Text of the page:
Paper preprints: making them work for you

Pilar Cacheiro & Altea Lorenzo

After reading the news that PLOSGenetics is to actively solicit manuscripts from pre-print servers (PPS; read here) as a way to “improve the efficiency and accessibility of science communication”,  we decided to write a quick overview on some of the most popular repositories.

Arxiv  is probably the most widely known PPS as it has been available since 1991 and it mainly covers publications from the fields of mathematics, physics and computer science. Although a later development (2013), popularity of the PPS for biology  bioRxiv is rapidly increasing, particularly in the fields of genomics and bioinformatics (see post here). SocARxiv for the social sciences is even more recent (July 2016), so we still have to wait to see how it is received by the community.

Some other repositories extend this feature to incorporate additional information. On Figshare, for instance, researchers can freely share their research outputs, including figures, data sets, images, and videos. GitHub, although mainly focused on source-code, also offers similar utilities (read previous posts here and here)

The main advantage of these PPS is the speed at which you make your  work available to the scientific world therefore maximising the impact and outreach. Additionally, they allow for suggestions and comments from peers which make the process a more interactive one.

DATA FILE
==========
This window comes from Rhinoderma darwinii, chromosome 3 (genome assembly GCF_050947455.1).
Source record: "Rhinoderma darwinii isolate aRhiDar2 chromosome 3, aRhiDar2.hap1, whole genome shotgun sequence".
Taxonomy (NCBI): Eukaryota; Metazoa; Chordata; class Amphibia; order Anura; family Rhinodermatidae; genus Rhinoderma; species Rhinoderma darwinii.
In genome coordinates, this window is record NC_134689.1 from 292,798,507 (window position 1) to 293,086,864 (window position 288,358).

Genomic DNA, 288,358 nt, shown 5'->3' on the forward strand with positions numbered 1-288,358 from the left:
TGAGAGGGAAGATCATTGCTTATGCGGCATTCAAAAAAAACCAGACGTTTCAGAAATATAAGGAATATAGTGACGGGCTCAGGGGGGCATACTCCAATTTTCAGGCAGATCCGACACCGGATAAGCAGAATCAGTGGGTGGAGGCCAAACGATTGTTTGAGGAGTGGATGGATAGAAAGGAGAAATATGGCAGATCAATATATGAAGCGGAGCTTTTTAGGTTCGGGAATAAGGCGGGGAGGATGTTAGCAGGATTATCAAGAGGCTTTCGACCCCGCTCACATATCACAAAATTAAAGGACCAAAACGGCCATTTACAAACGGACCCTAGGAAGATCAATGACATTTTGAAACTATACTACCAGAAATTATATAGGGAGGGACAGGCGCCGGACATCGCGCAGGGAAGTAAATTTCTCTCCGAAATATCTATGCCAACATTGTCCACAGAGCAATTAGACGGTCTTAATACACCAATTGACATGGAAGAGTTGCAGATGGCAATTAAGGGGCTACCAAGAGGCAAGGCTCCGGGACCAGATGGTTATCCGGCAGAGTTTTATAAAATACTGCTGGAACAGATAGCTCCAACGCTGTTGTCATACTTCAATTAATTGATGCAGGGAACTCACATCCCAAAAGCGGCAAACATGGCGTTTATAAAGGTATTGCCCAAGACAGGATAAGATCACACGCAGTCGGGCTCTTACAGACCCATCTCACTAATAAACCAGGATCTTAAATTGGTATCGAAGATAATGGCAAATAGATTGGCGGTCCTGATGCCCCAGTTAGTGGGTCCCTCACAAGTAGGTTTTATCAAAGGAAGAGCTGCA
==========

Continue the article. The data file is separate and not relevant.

At a time when research consortiums are starting to require submission of manuscripts to online PPS ahead of peer review ( 4D Nucleome being a prominent recent example as reported on Nature news), and even governmental agencies (e.g., National Institutes of Health in US; read here) are enquiring about the possibility of allowing preprints to be cited in grant applications and reports, pre-prints are bound to play a big role in scientific research dissemination.

Related tools such as OpenCitations that provides information on downloads or citations of these pre-prints and Wikidata that serves as open data storage, are other examples of resources framed within the Creative Commons Public Domain philosophy of free open tools, and that will surely have a positive impact on efforts towards guaranteeing reproducibility and replicability of scientific research (read about a recent paper reproducibility hack event here).

We are keen to give it a try, are you?


Increasing your research visibility -through a personal website with GitHub-

Letting the world know about your work is important. This is true for any field of research, but for those of us working in any kind of computing-related field, it becomes even more relevant.

Professional networks, distribution lists, blogs and forums are an excellent way to keep up to date with research in your field (you can check a previous post on this topic here). Even social networks can be a great way to do so, depending on how you decide to use them. For instance, you can find quite a number of PostDoc positions posted on twitter.

There is another important aspect to consider as well. By being an active part of the community, not only do you gain visibility, but you also get the chance to contribute in return… How many issues have you solved through StackOverflow, Biostars, R-bloggers posts and so on? How many articles were you able to get through ResearchGate?

Back to the matter at hand, I have just recently found out about how to create a personal website with GitHub . If, like me, you do not know much about HTML programming, you might want to use the automatic page generator. I can tell you: if you have already figured out the content you want on it, and providing you already have a GitHub account, it will take you less than 5 minutes, (see a previous post on how to create an account here). Starting from a simple static web -simple is beautiful-, it can evolve into more sophisticated sites.